“It was a production worthy of Drury Lane. One of the scenes was a vast lake, into which marched an army of girls, entering the water and walking-down, down, down until they were entirely submerged and lost to sight beneath the surface of the lake. It was an exciting scene and provided some thrills at rehearsals too. Once a bathing cap was seen floating on the surface, There was a moment of panic until it was discovered that the girl was safe ashore but had lost her cap in transit.

 

(Macqueen Pope: Theatre Royal, Drury Lane.)

 

The cast included Phyllis Neilson-Terry as Prince Charming, Billy Danvers as Buttons, and Dan Leno (Jnr) the son now appearing in the home of his late father, playing the Baron Mumm. The undoubted stars of the show were the duo, Revnell and West playing “The Ugly Sisters” - Maxie and Minnie Mumm . Billed in variety as “The Long and The Short Of It”,

 

Click on Image to EnlargeEthel Revnell (1895-1978) and Gracie West (1894-1989) were a highly popular act. Ethel at just over 6’ tall and Gracie at just over 4’ played two evil schoolgirls in the variety halls. Perfect casting for female “Sisters” in “Cinderella”

 

*This photograph is from the Wylie production of “Cinderella” at Drury Lane. It hangs on my wall, and I often wonder about the dedication “To  Four Very Sweet Girls”- perhaps Juveniles in the pantomime in 1934?

 

Just as the pantomime was about to open at Drury lane Julian Wylie died suddenly- possibly from overwork, and possibly as a result of his near addiction to large quantities of ice-cream. The last few rehearsals were taken by Herbert Bryan, and it was Bryan who saw the production through it’s run  and to the end.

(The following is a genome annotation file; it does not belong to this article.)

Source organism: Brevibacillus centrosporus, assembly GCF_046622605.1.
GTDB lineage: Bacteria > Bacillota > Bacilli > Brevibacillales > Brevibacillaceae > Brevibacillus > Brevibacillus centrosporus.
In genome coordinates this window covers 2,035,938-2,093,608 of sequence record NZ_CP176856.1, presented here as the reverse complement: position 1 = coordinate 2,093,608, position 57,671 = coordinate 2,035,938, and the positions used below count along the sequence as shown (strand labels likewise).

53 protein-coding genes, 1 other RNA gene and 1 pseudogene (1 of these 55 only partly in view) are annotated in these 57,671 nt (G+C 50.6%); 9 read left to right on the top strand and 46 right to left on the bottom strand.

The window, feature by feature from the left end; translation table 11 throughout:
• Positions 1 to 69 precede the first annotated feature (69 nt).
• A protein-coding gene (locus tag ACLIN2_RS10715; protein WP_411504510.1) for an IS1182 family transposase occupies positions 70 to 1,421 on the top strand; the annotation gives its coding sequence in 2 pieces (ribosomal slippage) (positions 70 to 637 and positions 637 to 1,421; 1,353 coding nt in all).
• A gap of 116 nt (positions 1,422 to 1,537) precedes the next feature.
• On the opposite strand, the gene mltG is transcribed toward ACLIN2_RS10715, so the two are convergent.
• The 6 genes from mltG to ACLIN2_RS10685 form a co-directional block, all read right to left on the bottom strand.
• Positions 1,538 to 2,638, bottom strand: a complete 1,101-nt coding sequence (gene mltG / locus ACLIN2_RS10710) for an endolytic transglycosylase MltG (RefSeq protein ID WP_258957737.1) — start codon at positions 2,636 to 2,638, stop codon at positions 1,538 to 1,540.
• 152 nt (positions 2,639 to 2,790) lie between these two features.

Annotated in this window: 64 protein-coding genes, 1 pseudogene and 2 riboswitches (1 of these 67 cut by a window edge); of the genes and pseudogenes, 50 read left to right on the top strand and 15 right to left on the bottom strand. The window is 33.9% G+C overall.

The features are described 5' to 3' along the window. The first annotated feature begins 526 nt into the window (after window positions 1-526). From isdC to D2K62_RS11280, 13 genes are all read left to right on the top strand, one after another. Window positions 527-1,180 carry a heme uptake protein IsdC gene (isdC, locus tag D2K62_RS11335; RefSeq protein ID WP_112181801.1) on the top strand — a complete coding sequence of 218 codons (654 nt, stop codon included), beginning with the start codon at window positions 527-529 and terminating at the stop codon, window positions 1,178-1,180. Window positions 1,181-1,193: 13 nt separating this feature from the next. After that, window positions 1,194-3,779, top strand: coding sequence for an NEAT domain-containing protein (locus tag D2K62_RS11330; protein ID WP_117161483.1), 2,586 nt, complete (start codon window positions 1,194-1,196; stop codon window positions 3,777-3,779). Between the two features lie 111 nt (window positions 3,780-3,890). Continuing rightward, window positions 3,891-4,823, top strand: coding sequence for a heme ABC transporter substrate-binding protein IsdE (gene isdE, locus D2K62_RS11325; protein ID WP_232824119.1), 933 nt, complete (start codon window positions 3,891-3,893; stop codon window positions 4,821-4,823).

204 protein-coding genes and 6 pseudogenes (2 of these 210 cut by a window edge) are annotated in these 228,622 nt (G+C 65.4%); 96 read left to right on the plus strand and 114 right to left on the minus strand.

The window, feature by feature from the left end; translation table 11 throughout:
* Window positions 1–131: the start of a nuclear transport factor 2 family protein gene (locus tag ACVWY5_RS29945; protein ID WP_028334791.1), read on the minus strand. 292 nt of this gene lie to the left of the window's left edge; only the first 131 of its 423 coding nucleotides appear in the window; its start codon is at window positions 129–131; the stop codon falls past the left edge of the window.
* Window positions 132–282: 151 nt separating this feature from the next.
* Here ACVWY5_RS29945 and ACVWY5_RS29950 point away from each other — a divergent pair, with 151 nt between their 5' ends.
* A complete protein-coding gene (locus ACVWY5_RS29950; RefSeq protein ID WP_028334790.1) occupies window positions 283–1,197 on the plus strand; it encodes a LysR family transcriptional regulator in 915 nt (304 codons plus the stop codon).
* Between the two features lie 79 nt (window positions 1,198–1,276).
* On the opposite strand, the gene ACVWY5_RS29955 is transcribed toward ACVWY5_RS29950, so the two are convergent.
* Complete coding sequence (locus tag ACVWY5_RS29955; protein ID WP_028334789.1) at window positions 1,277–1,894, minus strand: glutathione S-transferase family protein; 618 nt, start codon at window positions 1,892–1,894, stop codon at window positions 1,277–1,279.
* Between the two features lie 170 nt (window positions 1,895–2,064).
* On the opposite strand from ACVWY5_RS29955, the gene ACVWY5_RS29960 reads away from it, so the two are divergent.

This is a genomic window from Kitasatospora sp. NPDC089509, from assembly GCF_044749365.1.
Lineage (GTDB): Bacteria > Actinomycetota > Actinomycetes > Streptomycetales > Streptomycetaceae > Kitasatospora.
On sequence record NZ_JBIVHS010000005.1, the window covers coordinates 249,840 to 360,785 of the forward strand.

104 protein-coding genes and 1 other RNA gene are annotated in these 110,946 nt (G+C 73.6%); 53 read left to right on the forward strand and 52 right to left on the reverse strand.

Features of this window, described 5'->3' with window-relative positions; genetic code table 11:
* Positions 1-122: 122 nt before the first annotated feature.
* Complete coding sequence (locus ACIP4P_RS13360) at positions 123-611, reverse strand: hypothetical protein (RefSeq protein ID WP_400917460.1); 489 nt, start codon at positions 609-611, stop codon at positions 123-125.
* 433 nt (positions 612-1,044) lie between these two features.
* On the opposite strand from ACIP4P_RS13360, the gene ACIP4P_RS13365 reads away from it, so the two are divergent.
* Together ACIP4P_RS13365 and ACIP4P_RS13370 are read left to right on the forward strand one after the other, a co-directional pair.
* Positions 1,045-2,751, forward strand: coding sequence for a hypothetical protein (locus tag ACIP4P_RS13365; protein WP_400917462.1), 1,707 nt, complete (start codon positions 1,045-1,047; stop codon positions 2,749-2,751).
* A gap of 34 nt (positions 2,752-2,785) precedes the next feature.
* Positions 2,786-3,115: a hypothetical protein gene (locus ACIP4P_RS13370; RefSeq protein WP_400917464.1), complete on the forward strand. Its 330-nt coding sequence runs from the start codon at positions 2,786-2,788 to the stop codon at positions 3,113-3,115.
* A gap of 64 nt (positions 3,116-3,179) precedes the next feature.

The death of Julian Wylie was a shock to both theatre folk and to the public. Millions of them had experienced a “Wylie-Tate” pantomime  in various parts of the country, and news of his death was important enough to be a feature in the “Pathe News” reels, shown at cinemas through the land at Christmas 1934.

According to the Howard and Wyndham book, Wylie-Tate continued to produce at the Theatre Royal, Newcastle for the 1934/35 and 1935/36 season - Babes in the Wood and Dick Whittington respectively. Dick Whittington was with Dorothy Ward.

RELATED MEDIA - Pathe News Reel of Death of Julian Wylie

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- alternatively you can download it for free or purchase one with a higher definition from www.britishpathe.com

 

The Children's Book of Pantomimes - Invented by G.B. (Bertie) Samuelson

The Children's Book of Pantomimes" published by Collins 1930

David Samuelson, the son of G.B (Bertie) Samuelson, and nephew of Julian Wylie informed us that the "Children's Book of Pantomimes" published by Collins in 1930 was in fact the creation and invention (Patent no: 357, 148 of 1930) of G.B. (Bertie Samuelson. This remarkable Pantomime book converts into a Toy Theatre, together with Proscenium arch, stage floor and scenery, along with characters and a script by "Uncle Bertie!"
 

This page was last updated 23rd July 2011